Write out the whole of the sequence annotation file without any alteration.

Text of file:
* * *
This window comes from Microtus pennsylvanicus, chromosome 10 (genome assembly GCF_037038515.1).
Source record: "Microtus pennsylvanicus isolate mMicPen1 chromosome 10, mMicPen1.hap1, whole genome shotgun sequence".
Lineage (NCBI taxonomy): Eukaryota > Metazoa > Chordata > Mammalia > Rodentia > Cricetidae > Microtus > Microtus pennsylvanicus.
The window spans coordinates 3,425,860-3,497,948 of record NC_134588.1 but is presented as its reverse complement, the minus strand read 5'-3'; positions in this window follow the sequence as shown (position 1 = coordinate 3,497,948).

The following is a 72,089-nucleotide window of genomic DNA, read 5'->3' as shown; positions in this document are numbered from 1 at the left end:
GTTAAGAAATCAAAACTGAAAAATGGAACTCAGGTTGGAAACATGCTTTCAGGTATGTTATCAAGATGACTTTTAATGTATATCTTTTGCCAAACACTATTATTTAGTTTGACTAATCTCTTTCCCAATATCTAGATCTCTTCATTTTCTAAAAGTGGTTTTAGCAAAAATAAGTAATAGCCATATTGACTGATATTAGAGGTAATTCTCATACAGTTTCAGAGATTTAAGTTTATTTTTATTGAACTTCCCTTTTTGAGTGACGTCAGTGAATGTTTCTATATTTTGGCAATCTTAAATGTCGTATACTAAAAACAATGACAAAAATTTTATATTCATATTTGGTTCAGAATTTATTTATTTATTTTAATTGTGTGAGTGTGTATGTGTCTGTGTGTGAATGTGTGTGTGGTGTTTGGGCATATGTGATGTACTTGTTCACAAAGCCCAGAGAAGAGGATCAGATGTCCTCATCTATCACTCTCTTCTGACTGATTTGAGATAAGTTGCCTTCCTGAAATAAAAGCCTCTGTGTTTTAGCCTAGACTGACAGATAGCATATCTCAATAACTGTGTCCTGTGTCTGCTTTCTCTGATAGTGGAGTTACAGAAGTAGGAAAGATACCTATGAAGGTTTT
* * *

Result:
This window comes from Microtus pennsylvanicus, chromosome 10 (genome assembly GCF_037038515.1).
Source record: "Microtus pennsylvanicus isolate mMicPen1 chromosome 10, mMicPen1.hap1, whole genome shotgun sequence".
Lineage (NCBI taxonomy): Eukaryota > Metazoa > Chordata > Mammalia > Rodentia > Cricetidae > Microtus > Microtus pennsylvanicus.
The window spans coordinates 3,425,860-3,497,948 of record NC_134588.1 but is presented as its reverse complement, the minus strand read 5'-3'; positions in this window follow the sequence as shown (position 1 = coordinate 3,497,948).

The following is a 72,089-nucleotide window of genomic DNA, read 5'->3' as shown; positions in this document are numbered from 1 at the left end:
GTTAAGAAATCAAAACTGAAAAATGGAACTCAGGTTGGAAACATGCTTTCAGGTATGTTATCAAGATGACTTTTAATGTATATCTTTTGCCAAACACTATTATTTAGTTTGACTAATCTCTTTCCCAATATCTAGATCTCTTCATTTTCTAAAAGTGGTTTTAGCAAAAATAAGTAATAGCCATATTGACTGATATTAGAGGTAATTCTCATACAGTTTCAGAGATTTAAGTTTATTTTTATTGAACTTCCCTTTTTGAGTGACGTCAGTGAATGTTTCTATATTTTGGCAATCTTAAATGTCGTATACTAAAAACAATGACAAAAATTTTATATTCATATTTGGTTCAGAATTTATTTATTTATTTTAATTGTGTGAGTGTGTATGTGTCTGTGTGTGAATGTGTGTGTGGTGTTTGGGCATATGTGATGTACTTGTTCACAAAGCCCAGAGAAGAGGATCAGATGTCCTCATCTATCACTCTCTTCTGACTGATTTGAGATAAGTTGCCTTCCTGAAATAAAAGCCTCTGTGTTTTAGCCTAGACTGACAGATAGCATATCTCAATAACTGTGTCCTGTGTCTGCTTTCTCTGATAGTGGAGTTACAGAAGTAGGAAAGATACCTATGAAGGTTTT